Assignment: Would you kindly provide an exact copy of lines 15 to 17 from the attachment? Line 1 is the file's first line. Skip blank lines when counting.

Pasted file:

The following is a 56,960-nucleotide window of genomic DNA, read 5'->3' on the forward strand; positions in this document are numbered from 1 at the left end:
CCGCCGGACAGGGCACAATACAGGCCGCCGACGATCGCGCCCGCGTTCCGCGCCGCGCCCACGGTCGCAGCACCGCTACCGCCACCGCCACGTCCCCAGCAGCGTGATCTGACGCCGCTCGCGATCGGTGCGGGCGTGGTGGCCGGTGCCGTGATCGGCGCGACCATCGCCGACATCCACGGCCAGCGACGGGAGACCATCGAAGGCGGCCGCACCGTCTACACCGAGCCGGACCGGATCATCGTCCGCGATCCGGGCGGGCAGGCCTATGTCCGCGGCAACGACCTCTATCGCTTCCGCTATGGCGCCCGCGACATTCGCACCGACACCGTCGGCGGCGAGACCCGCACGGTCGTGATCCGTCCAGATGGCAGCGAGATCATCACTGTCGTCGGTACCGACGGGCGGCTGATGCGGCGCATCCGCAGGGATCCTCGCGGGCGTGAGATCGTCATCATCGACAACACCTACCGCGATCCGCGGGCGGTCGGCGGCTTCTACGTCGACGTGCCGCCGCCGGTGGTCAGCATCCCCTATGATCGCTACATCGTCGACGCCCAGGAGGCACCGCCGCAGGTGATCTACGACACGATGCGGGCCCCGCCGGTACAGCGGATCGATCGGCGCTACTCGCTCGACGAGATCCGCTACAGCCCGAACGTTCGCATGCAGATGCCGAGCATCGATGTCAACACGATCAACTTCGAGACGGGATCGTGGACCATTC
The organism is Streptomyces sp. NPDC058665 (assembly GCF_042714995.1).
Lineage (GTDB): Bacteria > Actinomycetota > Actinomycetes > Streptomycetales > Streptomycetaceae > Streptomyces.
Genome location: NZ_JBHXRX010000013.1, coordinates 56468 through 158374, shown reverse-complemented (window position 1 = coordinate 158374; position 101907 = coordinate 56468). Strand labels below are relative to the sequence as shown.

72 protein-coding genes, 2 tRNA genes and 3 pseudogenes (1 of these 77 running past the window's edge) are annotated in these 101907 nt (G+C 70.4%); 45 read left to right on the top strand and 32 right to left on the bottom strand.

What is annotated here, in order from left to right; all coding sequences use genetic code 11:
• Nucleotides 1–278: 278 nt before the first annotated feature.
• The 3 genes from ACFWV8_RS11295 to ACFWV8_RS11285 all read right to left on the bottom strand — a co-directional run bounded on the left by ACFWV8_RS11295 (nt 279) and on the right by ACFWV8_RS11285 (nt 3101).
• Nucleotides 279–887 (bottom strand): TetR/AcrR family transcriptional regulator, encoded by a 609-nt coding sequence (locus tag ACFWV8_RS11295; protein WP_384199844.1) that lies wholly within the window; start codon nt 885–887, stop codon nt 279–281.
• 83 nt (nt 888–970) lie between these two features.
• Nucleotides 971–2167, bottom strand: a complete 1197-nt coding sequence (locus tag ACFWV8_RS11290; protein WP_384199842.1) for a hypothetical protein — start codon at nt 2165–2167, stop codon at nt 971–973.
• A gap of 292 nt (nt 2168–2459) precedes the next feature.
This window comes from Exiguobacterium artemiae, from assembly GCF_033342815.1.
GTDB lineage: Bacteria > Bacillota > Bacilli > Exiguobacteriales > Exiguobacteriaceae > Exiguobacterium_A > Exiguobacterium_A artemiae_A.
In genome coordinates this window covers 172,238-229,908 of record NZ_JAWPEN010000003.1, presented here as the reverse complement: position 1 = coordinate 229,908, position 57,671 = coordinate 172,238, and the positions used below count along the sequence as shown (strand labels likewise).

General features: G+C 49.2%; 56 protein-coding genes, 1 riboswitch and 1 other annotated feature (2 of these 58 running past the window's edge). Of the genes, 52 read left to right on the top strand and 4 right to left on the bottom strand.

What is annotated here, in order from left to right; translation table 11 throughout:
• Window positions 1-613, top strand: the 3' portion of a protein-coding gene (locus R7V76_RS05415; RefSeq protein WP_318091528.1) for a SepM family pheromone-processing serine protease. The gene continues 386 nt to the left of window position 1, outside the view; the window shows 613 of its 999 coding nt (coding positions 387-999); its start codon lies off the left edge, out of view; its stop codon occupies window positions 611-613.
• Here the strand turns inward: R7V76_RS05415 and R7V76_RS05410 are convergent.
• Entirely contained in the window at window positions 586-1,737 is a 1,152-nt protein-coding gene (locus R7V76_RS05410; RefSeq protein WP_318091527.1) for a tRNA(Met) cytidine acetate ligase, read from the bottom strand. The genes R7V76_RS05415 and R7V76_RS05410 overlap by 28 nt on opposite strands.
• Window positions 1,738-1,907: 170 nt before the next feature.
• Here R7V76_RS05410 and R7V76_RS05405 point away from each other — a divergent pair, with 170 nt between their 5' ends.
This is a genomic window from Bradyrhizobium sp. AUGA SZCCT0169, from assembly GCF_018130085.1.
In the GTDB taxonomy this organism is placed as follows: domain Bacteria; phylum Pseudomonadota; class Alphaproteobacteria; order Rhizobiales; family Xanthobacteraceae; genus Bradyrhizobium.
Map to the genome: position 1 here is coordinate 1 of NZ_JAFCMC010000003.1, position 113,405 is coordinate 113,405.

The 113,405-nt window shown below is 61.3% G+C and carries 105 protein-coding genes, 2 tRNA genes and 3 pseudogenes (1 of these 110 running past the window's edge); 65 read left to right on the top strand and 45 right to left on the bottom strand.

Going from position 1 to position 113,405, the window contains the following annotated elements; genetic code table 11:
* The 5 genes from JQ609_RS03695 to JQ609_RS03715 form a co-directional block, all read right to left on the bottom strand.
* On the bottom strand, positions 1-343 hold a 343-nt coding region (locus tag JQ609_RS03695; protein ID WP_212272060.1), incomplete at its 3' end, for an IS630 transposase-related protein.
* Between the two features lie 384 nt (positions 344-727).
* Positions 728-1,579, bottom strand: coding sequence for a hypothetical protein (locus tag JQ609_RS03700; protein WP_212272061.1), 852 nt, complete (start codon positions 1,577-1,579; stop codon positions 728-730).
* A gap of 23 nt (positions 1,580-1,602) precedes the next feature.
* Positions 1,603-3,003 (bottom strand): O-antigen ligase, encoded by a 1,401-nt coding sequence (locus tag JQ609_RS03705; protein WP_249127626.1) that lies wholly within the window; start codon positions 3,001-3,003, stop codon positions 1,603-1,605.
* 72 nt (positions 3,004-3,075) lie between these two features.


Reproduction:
GTDB lineage: Bacteria > Bacillota > Bacilli > Exiguobacteriales > Exiguobacteriaceae > Exiguobacterium_A > Exiguobacterium_A artemiae_A.
In genome coordinates this window covers 172,238-229,908 of record NZ_JAWPEN010000003.1, presented here as the reverse complement: position 1 = coordinate 229,908, position 57,671 = coordinate 172,238, and the positions used below count along the sequence as shown (strand labels likewise).

General features: G+C 49.2%; 56 protein-coding genes, 1 riboswitch and 1 other annotated feature (2 of these 58 running past the window's edge). Of the genes, 52 read left to right on the top strand and 4 right to left on the bottom strand.